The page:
We emigrated to Quebec from England when I was 4 months old and landed in Valcartier, a tiny French Canadian village just outside Quebec City. We only lived there a couple of years, and I have no conscious memories, but my babysitter was Quebecois so I got two mother tongues: English and French, though schooled in English only.
The next village was Portneuf, which was closer to Montreal and we lived there till I was 5. Again, I haven’t a lot of memories, but things stick in my mind, like the long toboggan run Dad made behind our house, and sliding down full speed ahead, laying flat on my belly, or swimming in the Cupezes dug out swimming hole, hanging out with Glen; and when we moved away – at age 5 – kissing him good-bye in a tent pitched in his back garden (my first kiss), my fifth birthday party and sitting proudly at the head of the table which Mother had decorated with crêpe paper streamers, and all my little friends seated round the table. Where are they now? I have no idea, though Mother often speaks about friends she made during the years we lived in Quebec and some have also retired to the west coast.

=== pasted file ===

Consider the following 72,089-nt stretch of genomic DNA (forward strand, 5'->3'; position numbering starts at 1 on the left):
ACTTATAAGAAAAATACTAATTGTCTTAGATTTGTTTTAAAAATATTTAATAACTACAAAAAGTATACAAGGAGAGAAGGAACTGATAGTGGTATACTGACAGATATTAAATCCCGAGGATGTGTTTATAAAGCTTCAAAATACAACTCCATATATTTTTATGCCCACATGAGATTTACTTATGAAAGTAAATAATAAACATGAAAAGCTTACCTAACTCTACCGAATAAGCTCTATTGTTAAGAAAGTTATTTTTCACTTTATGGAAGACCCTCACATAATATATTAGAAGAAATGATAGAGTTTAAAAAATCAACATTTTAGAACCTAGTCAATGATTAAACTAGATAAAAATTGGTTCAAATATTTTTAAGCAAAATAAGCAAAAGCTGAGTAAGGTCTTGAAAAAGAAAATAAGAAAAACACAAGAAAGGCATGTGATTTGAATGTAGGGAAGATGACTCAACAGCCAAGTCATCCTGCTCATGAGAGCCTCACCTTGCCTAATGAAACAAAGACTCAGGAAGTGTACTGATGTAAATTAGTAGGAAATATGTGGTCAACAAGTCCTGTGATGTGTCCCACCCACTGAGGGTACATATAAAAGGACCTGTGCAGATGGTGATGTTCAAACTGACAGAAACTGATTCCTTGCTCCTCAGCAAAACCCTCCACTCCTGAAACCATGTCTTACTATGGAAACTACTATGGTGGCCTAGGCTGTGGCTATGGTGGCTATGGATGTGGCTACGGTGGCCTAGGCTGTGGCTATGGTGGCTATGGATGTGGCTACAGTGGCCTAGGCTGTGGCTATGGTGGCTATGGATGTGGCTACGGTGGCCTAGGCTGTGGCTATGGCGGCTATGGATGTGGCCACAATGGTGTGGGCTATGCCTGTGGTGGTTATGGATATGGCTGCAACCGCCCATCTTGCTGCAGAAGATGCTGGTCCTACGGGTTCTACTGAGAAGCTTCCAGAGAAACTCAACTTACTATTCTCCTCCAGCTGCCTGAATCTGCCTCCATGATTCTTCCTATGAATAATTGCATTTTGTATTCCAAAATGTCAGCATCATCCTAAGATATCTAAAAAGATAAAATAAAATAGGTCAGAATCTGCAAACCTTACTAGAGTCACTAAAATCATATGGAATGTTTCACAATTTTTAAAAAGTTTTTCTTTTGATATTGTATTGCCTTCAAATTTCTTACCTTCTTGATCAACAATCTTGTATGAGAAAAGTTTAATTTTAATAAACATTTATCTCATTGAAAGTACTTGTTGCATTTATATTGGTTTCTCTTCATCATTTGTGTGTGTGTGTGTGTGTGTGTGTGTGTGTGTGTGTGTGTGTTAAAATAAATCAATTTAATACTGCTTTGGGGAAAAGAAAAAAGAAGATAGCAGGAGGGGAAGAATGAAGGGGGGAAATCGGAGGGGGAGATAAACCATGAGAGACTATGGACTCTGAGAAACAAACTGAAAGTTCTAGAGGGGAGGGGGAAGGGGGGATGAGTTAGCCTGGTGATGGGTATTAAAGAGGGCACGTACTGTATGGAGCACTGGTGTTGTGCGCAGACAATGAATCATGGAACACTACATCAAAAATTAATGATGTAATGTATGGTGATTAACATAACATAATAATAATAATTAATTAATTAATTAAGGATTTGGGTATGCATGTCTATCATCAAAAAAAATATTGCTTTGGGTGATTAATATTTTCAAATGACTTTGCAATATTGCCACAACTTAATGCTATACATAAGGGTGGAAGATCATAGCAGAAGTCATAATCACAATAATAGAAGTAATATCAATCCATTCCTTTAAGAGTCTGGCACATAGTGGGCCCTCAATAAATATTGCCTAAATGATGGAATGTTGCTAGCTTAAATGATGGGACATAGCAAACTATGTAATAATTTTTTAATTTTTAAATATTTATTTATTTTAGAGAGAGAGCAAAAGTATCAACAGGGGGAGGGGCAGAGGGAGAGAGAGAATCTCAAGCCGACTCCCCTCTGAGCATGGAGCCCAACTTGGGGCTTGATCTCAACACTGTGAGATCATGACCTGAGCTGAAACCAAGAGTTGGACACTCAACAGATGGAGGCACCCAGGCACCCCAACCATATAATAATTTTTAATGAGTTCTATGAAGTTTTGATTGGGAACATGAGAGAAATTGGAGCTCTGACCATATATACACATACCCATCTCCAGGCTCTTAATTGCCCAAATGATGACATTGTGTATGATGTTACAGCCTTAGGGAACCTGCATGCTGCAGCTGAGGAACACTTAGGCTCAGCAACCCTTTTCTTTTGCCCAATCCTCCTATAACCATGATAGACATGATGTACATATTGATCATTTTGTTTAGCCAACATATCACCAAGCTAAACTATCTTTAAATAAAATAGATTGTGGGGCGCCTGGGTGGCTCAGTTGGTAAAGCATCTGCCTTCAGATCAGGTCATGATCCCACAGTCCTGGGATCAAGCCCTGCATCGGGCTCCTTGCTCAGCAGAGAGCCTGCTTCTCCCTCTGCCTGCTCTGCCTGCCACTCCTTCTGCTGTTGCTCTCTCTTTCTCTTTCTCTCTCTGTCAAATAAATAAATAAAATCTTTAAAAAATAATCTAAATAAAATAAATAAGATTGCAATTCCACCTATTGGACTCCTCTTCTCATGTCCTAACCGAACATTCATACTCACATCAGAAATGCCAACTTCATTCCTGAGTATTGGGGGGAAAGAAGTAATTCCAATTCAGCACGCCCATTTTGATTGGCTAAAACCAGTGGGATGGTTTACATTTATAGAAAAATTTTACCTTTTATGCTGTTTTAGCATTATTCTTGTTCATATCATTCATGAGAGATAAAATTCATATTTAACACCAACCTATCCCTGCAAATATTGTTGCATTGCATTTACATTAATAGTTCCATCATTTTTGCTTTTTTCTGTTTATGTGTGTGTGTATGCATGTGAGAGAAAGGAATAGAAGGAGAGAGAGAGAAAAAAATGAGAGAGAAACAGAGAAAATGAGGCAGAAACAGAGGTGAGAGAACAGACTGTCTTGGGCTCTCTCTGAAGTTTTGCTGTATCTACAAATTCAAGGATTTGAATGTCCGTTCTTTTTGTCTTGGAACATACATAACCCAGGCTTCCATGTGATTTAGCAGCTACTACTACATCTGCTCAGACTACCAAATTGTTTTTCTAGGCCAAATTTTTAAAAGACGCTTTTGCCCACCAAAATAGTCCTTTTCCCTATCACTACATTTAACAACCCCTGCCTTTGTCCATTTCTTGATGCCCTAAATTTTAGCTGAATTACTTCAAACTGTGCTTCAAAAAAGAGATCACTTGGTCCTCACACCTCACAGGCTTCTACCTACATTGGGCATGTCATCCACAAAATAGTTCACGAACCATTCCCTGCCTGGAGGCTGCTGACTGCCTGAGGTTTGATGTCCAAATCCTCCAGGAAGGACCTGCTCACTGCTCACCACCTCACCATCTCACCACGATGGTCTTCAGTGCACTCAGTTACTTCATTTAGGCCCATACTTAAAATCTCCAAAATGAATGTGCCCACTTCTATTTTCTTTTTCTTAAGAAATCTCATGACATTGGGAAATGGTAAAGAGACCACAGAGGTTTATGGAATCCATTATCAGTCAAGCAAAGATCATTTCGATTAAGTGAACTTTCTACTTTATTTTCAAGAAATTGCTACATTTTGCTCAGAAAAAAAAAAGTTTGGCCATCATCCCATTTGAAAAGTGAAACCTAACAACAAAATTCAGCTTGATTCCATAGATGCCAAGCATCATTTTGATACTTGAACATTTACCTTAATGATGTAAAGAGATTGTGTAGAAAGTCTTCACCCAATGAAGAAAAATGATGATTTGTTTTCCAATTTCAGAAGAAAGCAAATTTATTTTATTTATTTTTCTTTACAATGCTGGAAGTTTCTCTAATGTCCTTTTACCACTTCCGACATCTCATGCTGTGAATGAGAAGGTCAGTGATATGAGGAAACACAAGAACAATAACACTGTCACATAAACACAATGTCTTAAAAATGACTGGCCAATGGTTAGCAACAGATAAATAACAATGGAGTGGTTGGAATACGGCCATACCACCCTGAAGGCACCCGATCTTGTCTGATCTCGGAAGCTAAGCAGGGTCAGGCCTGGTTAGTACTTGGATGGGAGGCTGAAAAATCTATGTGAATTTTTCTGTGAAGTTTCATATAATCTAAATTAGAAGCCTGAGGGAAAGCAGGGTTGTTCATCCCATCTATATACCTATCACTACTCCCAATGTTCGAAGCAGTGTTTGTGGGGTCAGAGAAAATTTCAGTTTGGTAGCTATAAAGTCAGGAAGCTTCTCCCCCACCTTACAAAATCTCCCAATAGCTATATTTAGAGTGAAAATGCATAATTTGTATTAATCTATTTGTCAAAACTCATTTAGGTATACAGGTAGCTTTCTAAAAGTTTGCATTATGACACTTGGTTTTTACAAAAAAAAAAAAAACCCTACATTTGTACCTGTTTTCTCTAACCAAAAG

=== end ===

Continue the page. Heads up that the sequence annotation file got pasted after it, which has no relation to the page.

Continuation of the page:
We left Quebec when I was 5 and I returned years later to live in Montreal for a year in 1989 and again from 1997-2002.
I suppose, although born in Yorkshire, England, Quebec is my first home. When I was there in the late 1990’s I met a PQ politician at a sports centre where I trained. When she heard I’d spent my first five years in Quebec, she said: “You are one of us then, vous êtes Québécois.”
Oui, mais je suis Canadienne! …and British.
How many nationalities do you have?
- Cracks starting to show in Quebec’s student solidarity (theglobeandmail.com)
- Outaouais university ordered to reopen classes (cbc.ca)
- Bilingual newspaper succeeds in ‘far west’ (moroccotomorrow.org)
- Is Brahma Still Available in Quebec? (buglersbeerblog.wordpress.com)